42nd Most Memorable Chicago Bears Game since 1979
1991 NFC Wildcard Playoff: Cowboys 17, Bears 13: December 29, 1991
The resurgent Dallas Cowboys entered Soldier Field as the underdogs in this game. They had been surprisingly good in 1991, but no one figured they were ready to take on the playoff-seasoned Chicago Bears. Funny to see that written, isn’t it?
Despite having a record on 9-2 in November, the Bears finished the year 11-5, narrowly losing the division crown to the Detroit Lions in the last week of the season. Chicago was defeated 52-14 in San Francisco in that game, so they did sputter into the playoffs, but yet were still expected to win. In attendance with the frenzied Soldier Field crowd were none other than Saturday Night Live’s “Superfans”, whose fame was then at its apex.
The Cowboys led 10-0 in the second quarter, 10-3 at halftime, and 17-6 at the end of the third. The Bears did narrow the deficit to 17-13 late in the fourth quarter, and held the ball with less than two minutes remaining. After all the heroics of the 1991 season, it figured that the Bears would engineer a game-winning drive. But it was not to be, as Harbaugh was intercepted, ending the game for Chicago.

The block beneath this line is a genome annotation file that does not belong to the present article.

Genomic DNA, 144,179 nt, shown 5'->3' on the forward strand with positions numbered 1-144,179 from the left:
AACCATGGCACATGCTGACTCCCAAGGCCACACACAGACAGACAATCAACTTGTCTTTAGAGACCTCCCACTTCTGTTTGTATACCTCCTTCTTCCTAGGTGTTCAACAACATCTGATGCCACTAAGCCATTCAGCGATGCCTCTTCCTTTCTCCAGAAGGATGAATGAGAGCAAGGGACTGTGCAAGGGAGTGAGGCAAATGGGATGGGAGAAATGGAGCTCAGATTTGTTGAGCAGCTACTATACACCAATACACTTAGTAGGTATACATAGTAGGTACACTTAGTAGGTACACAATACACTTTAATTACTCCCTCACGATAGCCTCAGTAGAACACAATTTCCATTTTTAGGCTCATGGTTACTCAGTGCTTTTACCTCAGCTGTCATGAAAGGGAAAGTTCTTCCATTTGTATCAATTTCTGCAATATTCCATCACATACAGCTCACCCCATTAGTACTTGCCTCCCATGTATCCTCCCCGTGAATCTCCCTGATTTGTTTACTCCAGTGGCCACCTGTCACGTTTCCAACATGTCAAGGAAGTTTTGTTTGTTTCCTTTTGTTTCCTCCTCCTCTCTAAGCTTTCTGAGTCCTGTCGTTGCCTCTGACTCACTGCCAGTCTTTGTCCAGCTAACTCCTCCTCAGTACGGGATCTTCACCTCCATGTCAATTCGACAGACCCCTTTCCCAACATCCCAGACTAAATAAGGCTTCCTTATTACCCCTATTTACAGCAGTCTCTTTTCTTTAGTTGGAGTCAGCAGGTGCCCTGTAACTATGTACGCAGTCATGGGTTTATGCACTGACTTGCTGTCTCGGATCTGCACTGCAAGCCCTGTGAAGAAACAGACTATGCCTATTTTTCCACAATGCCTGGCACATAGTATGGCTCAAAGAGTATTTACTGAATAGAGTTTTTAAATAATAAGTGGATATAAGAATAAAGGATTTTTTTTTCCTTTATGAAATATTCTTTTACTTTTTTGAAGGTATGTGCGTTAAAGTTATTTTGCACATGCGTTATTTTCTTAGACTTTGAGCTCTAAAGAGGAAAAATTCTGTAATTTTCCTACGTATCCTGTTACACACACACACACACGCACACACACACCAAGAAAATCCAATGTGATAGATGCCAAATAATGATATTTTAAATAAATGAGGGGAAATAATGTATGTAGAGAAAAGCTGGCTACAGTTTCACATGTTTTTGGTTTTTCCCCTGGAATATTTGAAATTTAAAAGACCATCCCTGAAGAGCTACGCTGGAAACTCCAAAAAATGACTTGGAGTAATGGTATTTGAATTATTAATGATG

The only positives on the day for the Bears were the play of rookie running back Darren Lewis and receiver Tom Waddle. Lewis, a sixth-round pick in 1991, played sparingly through the regular season. But on the final drive of the first half he became a revelation, rumbling to several long gains on rushes and short passes. He finished the day with 65 yards rushing on only 9 carries, besting Anderson who had 34 yards on 13 tries.
Waddle played like an all-pro, setting a Bears playoff record for receiving with nine catches for 104 yards and a touchdown. Many of the catches were painful, ended up with him landing on his head or his back after spinning in the air, and resulted in the crowd of 65,000 chanting “WADDLE…WADDLE.”
This playoff game was a watershed moment for both teams. While the Cowboys would lose in Detroit the following weeks, their stock was rising, and they would win the Super Bowl in the following two seasons. The Bears were bloodied, beaten and demoralized after the loss. Derision broke out in the postgame locker room, and the team would never be the same, leading to the dismissal of legendary coach Mike Ditka after the 1992 season.